Regularly check that your pet’s collar is fitted well, neither too tight nor too loose. If the tag has come off, replace it, and if you’re concerned about the collar’s condition, consider replacing that too.

Dog-e-Tag YELLOWHaving a tag with your number on the collar works as a back-up for the microchip, just in case it won’t scan for some reason, and can also be really useful if your pet is nervous. They might not let a stranger catch them and transport them to a vet, but if somebody can get close enough to read the number on the collar, they may be able to alert you to the whereabouts of your pet. Remember that even a friendly pet may become nervous if in an unfamiliar setting, but they will probably come to you regardless so this information could be invaluable in recovering them.

As well as the tag, it’s worth adding your phone number to the collar itself if you can write on it. Unlike a tag, this can’t get lost, and you can probably write bigger, so it’s clear even from a distance.

5) Proper Restraints

Your pet is most likely to be lost when you’re away from home, on a walk, or on a trip to the veterinary. Pets can get stressed by going to the vet, and may deliberately attempt to break loose. If you haven’t got the appropriate leash or carrier, your chances of losing your pet vastly increase, and if they’re in an unfamiliar area, you may struggle to recover them.

Use sturdy, reliable carriers for animals like cats or small dogs, and use a leash and collar for larger dogs. Keeping your dog on a short leash if they’re in unfamiliar territory or around other dogs, can keep them under control and can make them feel safer because they’ll be close to you. Ensure the collar and leash are both fitted well so your dog can’t slip free by mistake, and check carriers are properly closed so cats and small dogs can’t escape.

6) Spaying/Neutering

This might sound like a precaution against puppies and kittens, but it also helps prevent your pet from getting lost. Your pet is less likely to wander off in search of a mate if they have been spayed or neutered. They’re also often more placid and predictable. “You’ll find animals which haven’t been spayed or neutered attempt to escape to find a mate or to squabble with other animals in your area, and their behavior may vary depending on their hormones, making it difficult to know when you need to be particularly vigilant” comments Catherine McGhee, a pet writer at Revieweal and Stateofwriting.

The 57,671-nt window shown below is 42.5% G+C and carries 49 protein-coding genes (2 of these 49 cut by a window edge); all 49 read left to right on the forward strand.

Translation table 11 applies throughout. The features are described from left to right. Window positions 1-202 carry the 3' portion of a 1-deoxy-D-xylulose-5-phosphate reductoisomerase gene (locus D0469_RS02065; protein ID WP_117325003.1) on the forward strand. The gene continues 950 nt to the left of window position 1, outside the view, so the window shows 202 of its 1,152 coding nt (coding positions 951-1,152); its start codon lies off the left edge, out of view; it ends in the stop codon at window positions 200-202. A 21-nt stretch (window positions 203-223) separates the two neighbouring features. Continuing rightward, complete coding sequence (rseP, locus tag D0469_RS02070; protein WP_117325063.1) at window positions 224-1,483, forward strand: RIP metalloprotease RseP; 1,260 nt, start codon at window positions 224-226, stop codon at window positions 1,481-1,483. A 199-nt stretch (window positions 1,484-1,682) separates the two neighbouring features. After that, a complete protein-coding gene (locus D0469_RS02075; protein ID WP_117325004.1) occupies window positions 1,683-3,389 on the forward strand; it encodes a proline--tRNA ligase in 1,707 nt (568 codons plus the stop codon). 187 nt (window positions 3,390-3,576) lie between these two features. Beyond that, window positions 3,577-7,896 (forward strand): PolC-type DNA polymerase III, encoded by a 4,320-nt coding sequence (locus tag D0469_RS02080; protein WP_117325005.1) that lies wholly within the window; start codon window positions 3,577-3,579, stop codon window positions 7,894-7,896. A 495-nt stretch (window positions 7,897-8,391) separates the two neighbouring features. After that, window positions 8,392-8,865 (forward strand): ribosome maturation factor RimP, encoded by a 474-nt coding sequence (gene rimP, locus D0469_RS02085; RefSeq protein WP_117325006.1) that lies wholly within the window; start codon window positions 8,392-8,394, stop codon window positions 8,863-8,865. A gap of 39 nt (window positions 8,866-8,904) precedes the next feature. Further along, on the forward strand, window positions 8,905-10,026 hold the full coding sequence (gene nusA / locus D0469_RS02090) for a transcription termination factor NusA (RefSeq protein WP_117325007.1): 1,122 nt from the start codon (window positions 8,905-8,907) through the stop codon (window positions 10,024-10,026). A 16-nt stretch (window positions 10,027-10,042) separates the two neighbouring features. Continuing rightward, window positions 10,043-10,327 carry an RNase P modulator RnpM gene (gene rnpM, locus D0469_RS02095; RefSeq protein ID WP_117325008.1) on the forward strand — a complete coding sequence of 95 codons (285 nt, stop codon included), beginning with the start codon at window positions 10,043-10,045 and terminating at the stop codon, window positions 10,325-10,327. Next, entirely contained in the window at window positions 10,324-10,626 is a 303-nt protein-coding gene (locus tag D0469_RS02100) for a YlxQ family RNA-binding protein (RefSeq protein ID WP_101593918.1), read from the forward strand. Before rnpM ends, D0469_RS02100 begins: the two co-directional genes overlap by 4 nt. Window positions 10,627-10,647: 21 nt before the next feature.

7) Organize Your Papers

Remember, if your pet ever gets lost, you will need to show proof of ownership before you can recover them. You should ensure that all your pet’s paperwork is in order, including their medical information and vaccination records. Try to keep a relatively recent and clear picture of your pet. With any distinctive visible markings, you can put up posters if they go missing. Also, keep a record of nearby shelter numbers/contact details so you can get in touch quickly if your pet goes missing. Leave your number with them and request an immediate call if a pet similar to yours is found.

Getting your pet home quickly is essential for minimizing the stress you both go through. Make it as easy as possible for yourself by ensuring you have the relevant paperwork to hand.

Pets can get lost very easily, even if you think it’s unlikely to happen to you. Make sure you take all the precautions you can and don’t take unnecessary risks. Pay attention to your pet, watching their responses, and be particularly vigilant if anything alarms them. Distressed pets can be unpredictable, and if they run outside of their territory, they may not return. Protect both yourself and your furry friend by doing everything you can to avoid losing them. Ensure they will be returned to you quickly if something does happen.

Author Bio:

Nora Mork is a lifestyle journalist at Academized and Dissertation writing service in the UK. She enjoys doing yoga, attending cultural events, and writing posts for blogs and magazines, such as Paper Fellows.